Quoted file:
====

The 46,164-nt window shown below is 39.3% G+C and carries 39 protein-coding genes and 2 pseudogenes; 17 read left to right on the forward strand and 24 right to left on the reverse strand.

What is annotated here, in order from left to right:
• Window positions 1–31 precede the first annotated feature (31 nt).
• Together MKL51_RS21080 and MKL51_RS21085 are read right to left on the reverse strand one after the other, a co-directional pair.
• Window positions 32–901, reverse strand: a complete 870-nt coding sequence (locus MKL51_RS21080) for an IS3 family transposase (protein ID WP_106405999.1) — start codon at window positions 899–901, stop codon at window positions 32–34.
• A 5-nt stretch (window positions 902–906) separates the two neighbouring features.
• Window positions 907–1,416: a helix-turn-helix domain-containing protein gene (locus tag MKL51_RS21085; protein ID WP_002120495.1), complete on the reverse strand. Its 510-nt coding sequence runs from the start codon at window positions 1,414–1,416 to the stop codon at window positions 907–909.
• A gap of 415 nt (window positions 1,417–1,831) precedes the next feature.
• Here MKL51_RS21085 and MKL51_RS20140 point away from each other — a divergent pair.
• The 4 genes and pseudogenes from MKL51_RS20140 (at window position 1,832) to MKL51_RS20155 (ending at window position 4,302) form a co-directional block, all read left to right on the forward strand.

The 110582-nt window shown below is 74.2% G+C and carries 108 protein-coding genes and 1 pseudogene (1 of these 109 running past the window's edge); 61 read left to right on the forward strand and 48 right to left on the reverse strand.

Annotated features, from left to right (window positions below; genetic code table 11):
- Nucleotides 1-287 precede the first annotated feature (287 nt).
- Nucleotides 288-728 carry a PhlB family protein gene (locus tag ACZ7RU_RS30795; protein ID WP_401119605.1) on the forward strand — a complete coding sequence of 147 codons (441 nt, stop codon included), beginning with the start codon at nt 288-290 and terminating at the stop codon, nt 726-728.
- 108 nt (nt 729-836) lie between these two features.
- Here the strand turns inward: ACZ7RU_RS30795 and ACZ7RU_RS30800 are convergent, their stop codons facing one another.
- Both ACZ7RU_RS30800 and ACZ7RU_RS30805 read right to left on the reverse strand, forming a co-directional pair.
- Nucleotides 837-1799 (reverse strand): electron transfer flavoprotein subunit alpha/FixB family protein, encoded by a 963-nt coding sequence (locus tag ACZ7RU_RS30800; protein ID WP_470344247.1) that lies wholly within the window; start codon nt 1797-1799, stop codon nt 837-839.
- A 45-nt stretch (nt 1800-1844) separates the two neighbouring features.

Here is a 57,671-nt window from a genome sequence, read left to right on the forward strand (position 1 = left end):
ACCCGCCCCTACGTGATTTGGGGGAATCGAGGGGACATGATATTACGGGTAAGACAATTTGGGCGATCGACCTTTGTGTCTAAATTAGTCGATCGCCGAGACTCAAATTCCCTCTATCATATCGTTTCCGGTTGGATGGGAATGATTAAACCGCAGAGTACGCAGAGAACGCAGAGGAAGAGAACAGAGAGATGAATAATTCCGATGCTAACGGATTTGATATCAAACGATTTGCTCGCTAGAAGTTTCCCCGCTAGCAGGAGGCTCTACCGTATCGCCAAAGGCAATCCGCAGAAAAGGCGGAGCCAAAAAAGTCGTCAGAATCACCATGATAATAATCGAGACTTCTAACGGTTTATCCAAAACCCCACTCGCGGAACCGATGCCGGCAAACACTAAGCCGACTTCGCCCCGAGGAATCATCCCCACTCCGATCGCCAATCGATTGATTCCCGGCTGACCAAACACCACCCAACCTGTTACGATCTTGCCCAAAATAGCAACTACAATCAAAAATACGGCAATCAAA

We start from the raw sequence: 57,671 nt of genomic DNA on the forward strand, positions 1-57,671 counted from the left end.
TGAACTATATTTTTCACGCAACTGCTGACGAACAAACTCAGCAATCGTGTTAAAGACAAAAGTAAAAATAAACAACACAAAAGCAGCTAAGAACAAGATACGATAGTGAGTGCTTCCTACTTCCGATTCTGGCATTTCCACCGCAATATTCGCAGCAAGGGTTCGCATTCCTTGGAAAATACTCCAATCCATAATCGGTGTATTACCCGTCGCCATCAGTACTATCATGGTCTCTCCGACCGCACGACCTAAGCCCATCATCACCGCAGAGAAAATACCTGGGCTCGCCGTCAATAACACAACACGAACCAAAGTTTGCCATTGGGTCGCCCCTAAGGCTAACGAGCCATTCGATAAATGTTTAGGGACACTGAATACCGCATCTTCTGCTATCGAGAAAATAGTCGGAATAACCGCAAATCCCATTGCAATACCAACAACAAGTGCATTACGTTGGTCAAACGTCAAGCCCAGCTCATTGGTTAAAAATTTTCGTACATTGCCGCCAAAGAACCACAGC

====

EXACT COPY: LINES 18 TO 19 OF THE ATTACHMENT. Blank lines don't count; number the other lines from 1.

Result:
- Nucleotides 837-1799 (reverse strand): electron transfer flavoprotein subunit alpha/FixB family protein, encoded by a 963-nt coding sequence (locus tag ACZ7RU_RS30800; protein ID WP_470344247.1) that lies wholly within the window; start codon nt 1797-1799, stop codon nt 837-839.
- A 45-nt stretch (nt 1800-1844) separates the two neighbouring features.